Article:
Natural selection had no particular reason to give us that level of discrimination; since eating apples and oranges was good for us, we evolved to like the taste of apples and oranges. There wasn’t a sufficient selection pressure to make us actually eat the whole fruit as opposed to extracting the sugar, because extracting the sugar was not an option available to our ancestors. But it is available to us now.

Vegetables, on the other hand, are also more abundant now, but were already fairly abundant. Indeed, it may be significant that we’ve had enough time to evolve since agriculture, but not enough time since fertilizer. Agriculture allowed us to make plenty of wheat and carrots; but it wasn’t until fertilizer that we could make enough hamburgers for people to eat them regularly. It could be that our hunter-gatherer ancestors actually did crave carrots in much the same way they and we crave sugar; but since agriculture we have no further reason to do so because carrots have always been widely available.

One thing I do still find a bit baffling: Why are so many green vegetables so bitter? It would be one thing if they simply weren’t as appealing as fat and sugar; but it honestly seems like a lot of green vegetables, such as broccoli, spinach, and Brussels sprouts, are really quite actively aversive, at least until you acquire the taste for them. Given how nutritious they are, it seems like there should have been a selective pressure in favor of liking the taste of green vegetables; but there wasn’t. I wonder if it’s actually coevolution—if perhaps broccoli has been evolving to not be eaten as quickly as we were evolving to eat it. This wouldn’t happen with apples and oranges, because in an evolutionary sense apples and oranges “want” to be eaten; they spread their seeds in the droppings of animals. But for any given stalk of broccoli, becoming lunch is definitely bad news.

Yet even this is pretty weird, because broccoli has definitely evolved substantially since agriculture—indeed, broccoli as we know it would not exist otherwise. Ancestral Brassica oleracea was bred to become cabbage, broccoli, cauliflower, kale, Brussels sprouts, collard greens, savoy, kohlrabi and kai-lan—and looks like none of them.

It looks like I still haven’t solved the mystery. In short, we get fat because kids hate broccoli; but why in the world do kids hate broccoli?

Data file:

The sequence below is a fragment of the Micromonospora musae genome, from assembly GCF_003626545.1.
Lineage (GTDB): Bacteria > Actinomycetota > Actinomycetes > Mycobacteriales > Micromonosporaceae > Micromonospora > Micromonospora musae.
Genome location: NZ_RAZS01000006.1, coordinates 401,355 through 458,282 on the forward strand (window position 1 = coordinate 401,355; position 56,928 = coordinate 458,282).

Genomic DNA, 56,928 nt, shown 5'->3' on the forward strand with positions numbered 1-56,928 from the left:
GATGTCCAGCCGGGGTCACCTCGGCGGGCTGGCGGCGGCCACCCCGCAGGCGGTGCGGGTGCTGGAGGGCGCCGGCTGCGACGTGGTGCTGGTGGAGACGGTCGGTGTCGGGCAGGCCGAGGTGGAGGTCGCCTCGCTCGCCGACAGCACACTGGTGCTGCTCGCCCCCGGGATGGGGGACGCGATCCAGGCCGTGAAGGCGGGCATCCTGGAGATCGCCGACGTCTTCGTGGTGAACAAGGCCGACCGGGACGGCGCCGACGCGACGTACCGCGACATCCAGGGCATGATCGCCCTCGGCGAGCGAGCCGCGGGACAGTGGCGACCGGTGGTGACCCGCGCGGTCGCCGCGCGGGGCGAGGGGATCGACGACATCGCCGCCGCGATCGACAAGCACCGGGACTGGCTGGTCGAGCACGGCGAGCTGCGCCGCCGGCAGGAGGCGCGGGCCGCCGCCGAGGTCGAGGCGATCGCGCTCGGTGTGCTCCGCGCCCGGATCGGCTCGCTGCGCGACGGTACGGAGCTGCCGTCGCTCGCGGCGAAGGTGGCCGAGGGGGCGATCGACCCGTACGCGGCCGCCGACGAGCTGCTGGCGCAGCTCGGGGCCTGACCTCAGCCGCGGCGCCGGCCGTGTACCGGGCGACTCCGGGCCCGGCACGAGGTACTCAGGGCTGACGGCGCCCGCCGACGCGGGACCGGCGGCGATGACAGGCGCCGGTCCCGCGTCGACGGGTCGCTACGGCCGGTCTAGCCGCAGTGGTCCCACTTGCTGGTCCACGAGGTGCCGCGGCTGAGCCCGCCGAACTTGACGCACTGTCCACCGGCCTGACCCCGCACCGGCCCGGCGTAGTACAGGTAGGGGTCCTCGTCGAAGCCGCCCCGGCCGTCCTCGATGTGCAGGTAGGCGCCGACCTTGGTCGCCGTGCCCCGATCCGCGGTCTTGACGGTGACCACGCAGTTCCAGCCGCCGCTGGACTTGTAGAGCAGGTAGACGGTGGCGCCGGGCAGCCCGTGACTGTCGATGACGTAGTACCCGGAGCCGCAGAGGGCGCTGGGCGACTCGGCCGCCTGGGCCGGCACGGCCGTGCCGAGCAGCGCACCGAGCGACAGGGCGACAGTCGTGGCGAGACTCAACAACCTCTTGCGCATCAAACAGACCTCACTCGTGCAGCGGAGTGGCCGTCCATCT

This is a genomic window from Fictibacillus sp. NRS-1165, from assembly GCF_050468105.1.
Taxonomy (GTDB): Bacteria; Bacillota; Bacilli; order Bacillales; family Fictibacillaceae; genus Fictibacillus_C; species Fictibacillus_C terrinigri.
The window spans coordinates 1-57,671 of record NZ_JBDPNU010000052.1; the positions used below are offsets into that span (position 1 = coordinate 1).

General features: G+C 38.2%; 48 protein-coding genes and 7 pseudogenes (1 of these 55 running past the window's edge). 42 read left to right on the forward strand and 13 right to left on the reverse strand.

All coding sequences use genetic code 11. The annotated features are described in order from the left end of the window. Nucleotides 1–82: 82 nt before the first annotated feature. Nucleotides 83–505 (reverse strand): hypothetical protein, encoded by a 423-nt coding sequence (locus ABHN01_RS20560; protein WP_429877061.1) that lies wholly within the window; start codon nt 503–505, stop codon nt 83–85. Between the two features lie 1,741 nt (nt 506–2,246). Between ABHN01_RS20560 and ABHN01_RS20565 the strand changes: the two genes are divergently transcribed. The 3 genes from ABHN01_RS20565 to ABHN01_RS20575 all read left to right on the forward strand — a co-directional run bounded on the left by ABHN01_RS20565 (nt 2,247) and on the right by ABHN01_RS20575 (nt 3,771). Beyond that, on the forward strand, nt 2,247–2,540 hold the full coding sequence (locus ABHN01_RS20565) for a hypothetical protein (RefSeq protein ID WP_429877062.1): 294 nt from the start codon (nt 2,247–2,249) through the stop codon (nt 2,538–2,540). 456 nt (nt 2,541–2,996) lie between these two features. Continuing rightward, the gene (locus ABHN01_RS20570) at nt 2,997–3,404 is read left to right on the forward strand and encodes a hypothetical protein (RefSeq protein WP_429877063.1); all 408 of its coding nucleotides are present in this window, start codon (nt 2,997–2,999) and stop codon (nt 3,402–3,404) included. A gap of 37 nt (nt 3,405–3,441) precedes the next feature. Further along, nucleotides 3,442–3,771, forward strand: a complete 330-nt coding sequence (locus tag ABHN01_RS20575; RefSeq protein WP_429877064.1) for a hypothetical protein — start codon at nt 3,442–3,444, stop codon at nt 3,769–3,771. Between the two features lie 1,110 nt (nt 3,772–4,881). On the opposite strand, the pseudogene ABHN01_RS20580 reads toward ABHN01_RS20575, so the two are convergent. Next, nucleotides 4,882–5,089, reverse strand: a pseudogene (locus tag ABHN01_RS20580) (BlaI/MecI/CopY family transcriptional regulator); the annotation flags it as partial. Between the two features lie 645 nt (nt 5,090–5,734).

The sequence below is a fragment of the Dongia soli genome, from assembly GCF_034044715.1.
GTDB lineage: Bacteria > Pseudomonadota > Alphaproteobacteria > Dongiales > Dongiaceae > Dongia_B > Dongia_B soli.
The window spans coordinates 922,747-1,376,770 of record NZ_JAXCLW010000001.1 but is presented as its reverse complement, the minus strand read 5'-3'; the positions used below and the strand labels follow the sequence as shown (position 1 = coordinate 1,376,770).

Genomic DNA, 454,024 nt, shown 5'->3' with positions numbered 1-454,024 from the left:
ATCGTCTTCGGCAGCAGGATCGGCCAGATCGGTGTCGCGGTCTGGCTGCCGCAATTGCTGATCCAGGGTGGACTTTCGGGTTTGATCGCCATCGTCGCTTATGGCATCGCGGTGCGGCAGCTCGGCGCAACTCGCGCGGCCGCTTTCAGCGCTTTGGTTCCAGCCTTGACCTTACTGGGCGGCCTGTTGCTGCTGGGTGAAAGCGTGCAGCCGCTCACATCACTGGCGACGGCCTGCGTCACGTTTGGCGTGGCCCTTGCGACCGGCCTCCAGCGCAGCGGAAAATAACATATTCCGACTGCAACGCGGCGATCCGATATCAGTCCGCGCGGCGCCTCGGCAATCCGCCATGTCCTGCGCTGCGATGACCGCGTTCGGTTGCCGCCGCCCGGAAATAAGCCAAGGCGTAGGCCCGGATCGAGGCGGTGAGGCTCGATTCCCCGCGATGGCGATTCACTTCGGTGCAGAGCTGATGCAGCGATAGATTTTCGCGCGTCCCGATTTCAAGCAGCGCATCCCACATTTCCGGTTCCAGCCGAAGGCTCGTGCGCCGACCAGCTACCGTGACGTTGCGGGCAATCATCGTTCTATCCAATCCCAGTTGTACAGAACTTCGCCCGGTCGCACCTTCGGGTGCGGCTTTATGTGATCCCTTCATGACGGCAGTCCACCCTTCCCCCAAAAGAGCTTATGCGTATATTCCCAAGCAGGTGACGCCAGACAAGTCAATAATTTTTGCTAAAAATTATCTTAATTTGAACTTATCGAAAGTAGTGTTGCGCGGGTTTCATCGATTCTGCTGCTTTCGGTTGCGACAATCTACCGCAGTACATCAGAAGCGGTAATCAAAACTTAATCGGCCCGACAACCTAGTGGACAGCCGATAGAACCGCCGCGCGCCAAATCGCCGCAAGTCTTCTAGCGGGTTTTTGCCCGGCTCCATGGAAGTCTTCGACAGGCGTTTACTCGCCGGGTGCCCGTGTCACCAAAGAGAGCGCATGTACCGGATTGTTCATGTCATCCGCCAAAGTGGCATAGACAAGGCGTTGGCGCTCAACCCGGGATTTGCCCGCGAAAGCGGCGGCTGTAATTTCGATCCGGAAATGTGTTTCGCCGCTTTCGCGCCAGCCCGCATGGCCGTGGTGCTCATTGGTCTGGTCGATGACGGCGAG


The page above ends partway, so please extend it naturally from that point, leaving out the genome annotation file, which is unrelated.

Meanwhile, we’ve been ending world hunger.

JDN 2457303 EDT 19:56

As reported in The Washington Post and Fortune, the World Bank recently released a report showing that for the first time on record—possibly the first time in human history—global extreme poverty has fallen below 10% of the population. Based on a standard of living of $1.90 per day at 2011 purchasing power parity—that’s about $700 per year, a bit less than the average income in Malawi.

The UN World Millennium Development Goal set in 1990 was to cut extreme poverty in half by 2015; in fact we have cut it by more than two-thirds, reducing it from 37% of the world’s population in 1990 to 9.6% today. This is an estimate, based upon models of what’s going on in countries where we don’t have reliable data; ever the cautious scientists, the World Bank prefers to focus on the most recent fully reliable data, which says that we reduced extreme poverty to 12.7% in 2012 and therefore achieved the Millennium Development Goal.

Most of this effect comes from one very big country: China. Over 750 million people in China saw their standard of living rise above the extreme poverty level in the last 30 years.
The slowest reduction in poverty has been in Africa, specifically Sub-Saharan Africa, where extreme poverty has barely budged, from 53% in 1981 to 47% in 2011. But some particular countries in Africa have done better; thanks to good governance—including better free speech protection than the United States, shame on us—Botswana has reduced their extreme poverty rate from over 50% in 1965 to 19% today.